As we celebrate Jesus’ resurrection, our hearts are stirred to praise, but we are reminded that there is redemption left to come. We can rejoice in the “already,” but we still feel pangs of the “not yet.” For me, I feel this especially on occasions when we are called to joy. As I rejoice in my church family, I miss sharing in the meal with those I love who are not here. But I am thankful that God reminds me of his love, and how he continually shows me that he is at work–sometimes mightily, sometimes softly. As we look at the ways He has moved mightily in our church since it’s beginning, we are humbled by His grace and hopeful for what is to come. Here, I am a part of kingdom work, and its beauty captured me today.

Anne’s congregational prayer articulated my heart, and I had to share it. These days, I’m finding deep strength in praying words others have prayed.

Father, Son, and Holy Spirit,

Today is a day of hope, renewal…LIFE.  Jesus, we celebrate you!

Because you have been raised from the dead, everything changes.

Thank you that on the cross, You dealt with all that distorts and defaces human life. And Lord Jesus, we acknowledge you are on your way back to put all things right and redress all wrongs.

But God, for some of us, even when we are celebrating or enjoying something good, our pain is still with us.  Pain of grief, loss, guilt, disappointment, loneliness and fear.

We all find our lives in a mess of one sort or another:

We are pressed on every side by troubles, but we are not crushed.

We are perplexed and not sure what to do, but we aren’t driven to despair because we know You know what to do.

We are hunted down, but are never abandoned by You.

We get struck down, but we are not destroyed.

So, even though it often looks like things are falling apart, You are making new life, and not a day goes by without You unfolding more grace.

While we realize the darkness is not yet over, may we also remember that the darkness of trials is not out of reach from your Redemptive hand.

And remind us that these hard times are tiny compared to the coming good times, the extravagant celebration prepared for us…

God, we know that as You raised the Lord Jesus, you will raise us also. Thank you! And thank you for the knowledge that those we love, who have died in the Lord, will live; their bodies will rise again — Like the crocus in spring, bursting into blossom, a symphony of song and color.

Not only do You promise to swallow up death forever.
Isaiah says that you, The Sovereign LORD will wipe away the tears from all faces;

Thank you for your tender love.

Because this gospel is true, free my friends and me from the pettiness and emptiness of living for ourselves.

God, give us courage to see and feel our sins against you.  In the face of all this amazing truth of your love for us, we still decide to please & protect ourselves – to do what seems best for our time, our schedule, our feelings and our advancement.

We neglect those who are hurting around us.

We often live according to the patterns of this broken world, trusting in our own words, strengths and abilities.

We doubt your power and presence – the same power that brought you back to life.

We ask for your forgiveness.

It is your kindness, Lord that leads us to acknowledge these sins against you.  Since you don’t forsake those who seek you, we come to you now, in need of cleansing and renewal.

Thank you, Lord, that it is your grace alone that sets us free from these sins! Your life, death and resurrection bring us into your heavenly family and forever place us in relationship with you. Give us faith and courage to trust these truths and to live by them!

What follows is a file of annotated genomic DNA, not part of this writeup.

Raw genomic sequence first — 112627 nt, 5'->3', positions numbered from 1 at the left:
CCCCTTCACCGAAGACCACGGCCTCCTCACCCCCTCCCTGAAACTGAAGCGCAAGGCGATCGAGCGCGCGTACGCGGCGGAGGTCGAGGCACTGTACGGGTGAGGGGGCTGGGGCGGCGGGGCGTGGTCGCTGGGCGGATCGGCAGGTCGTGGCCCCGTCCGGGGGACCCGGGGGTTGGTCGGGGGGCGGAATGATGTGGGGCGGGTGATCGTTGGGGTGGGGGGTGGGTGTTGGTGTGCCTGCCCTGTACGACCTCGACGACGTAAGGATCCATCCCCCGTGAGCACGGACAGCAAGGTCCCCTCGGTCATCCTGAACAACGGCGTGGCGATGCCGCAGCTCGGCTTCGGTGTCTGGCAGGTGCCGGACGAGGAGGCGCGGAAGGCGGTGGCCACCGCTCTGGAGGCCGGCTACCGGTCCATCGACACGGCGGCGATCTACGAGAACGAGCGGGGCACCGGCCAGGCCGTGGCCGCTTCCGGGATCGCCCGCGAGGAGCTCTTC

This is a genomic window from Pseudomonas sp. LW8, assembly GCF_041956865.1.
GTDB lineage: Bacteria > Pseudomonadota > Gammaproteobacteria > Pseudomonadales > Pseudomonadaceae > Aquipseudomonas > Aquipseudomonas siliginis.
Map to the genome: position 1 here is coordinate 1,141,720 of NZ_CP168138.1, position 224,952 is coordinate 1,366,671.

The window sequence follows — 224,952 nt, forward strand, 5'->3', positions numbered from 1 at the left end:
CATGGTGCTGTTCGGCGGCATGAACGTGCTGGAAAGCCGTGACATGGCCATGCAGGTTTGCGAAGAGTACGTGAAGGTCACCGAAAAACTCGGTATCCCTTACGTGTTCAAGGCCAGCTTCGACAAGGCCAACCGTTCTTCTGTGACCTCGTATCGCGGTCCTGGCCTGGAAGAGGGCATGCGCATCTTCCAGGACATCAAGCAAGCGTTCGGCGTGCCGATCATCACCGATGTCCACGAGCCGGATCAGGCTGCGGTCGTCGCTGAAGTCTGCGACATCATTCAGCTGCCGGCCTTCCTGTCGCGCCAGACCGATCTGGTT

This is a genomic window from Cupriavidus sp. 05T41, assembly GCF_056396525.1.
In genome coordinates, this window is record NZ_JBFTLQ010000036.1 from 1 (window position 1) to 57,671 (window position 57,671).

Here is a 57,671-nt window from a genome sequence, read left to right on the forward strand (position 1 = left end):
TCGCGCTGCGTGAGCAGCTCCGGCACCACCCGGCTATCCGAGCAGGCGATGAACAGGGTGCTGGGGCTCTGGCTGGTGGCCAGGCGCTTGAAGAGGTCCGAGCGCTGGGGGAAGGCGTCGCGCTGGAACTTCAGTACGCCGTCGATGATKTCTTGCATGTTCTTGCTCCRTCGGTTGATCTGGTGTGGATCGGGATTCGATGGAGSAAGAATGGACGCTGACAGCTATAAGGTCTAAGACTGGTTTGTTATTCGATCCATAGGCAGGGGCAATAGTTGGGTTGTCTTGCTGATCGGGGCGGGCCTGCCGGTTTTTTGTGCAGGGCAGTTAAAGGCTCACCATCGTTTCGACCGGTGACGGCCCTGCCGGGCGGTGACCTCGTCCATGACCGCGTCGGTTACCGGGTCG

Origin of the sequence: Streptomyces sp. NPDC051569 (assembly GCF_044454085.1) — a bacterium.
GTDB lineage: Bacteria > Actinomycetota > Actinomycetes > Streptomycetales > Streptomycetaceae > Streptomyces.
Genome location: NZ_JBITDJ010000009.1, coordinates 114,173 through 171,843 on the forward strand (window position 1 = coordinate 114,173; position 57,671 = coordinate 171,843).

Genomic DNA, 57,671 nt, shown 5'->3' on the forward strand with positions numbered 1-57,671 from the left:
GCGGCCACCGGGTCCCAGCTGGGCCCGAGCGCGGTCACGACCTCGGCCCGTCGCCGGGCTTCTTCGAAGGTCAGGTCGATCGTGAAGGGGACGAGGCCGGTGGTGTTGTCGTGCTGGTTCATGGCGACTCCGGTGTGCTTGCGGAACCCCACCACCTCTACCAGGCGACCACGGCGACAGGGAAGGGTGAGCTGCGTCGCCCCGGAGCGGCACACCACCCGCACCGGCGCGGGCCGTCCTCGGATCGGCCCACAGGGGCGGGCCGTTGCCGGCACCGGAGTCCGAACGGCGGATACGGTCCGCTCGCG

Because of your compelling love, show us how to live for you… Mold us into a body of people who are aware of this beautiful Story of Redemption you are writing.  Show us what it means to wait on You in the midst of our stories and to wait with others in theirs.  Stir in us all the faith to remember how You have worked redemption in the past.  Let the knowledge of your Risen Son propel us out — to go into our community in the confidence that You are at work, that Jesus is Lord, that the Spirit can and does heal, renew and transform broken lives.

Amen.

–Anne Henegar

Good Friday

A Prayer for the Church and the Nation


Loving Father, You created man and woman to be in relationship with you and placed us in this world giving us dominion to extend your holy reign upon the earth. When we turned away from you and lost our way, You sent Your Son, Jesus Christ, to make a Way for us to return, and You gave us Your Holy Spirit to guide us on that Way. In Your Son, Jesus, our relationship with You has been restored and our vocation to extend Your Kingdom on this earth has been renewed.


Lord, we confess that too often we have relied upon ourselves and our own strength and have been guided more often by our affections than Your Holy Spirit. Even in our redeemed lives, we become distracted by this world and forget that You alone can save, You alone can redeem, and only Your perfect love can transform the nations.


In Your mercy, please send overwhelming conviction of sin, deep brokenness and genuine
repentance among Your people. Grant to us the true godly sorrow that leads to repentance. Fill us with holy love and reverence for Your name. Purify the Church, the Bride of Christ, for His Glorious Second Coming. Prepare and cleanse us for the marriage supper of the Lamb of God.
Convict us and cleanse us.

Copied from http://www.resurrectiontexas.com/images/HenrysFiles/A%20Prayer%20for%20the%20Church%20and%20the%20Nation.pdf

A Praying Life

“Underneath her obedient life is a sense of helplessness. It has become part of her very nature…almost like breathing. Why? Because she is weak. She can feel her restless heart, her tendency to compare herself with others. She is shocked at how jealousy can well up in her. She notices how easily the world gets its hooks into her. In short, she distrusts herself. When she looks at other people, she sees the same struggles. The world, the flesh, and the Devil are too much for her. The result? Her heart cries out to God in prayer. She needs Jesus.”

Paul Miller A Praying Life

prayer for Haiti

God of the living and the dead, we wail in grief at the pain and loss and horror and distress of our brothers and sisters in Haiti.


We do not understand your ways–that those who already suffer the most, now suffer so much more.


Where people are still breathing under collapsed buildings, give them air and hope and courageous searchers.


Where children are injured or orphaned, find them trusted friends and generous caregivers.


Where despair is infectious and disease or looting spreads, bring patience and forbearance and healing and strength to conquer temptation.


And when others look with compassion from afar, release resources, empower expertise, shape political will, and bring deliverance for your people in their distress.


Through him who was crushed and bruised for us, in the comfort of your Holy Spirit.

Amen.

Sam Well, Dean of Duke Chapel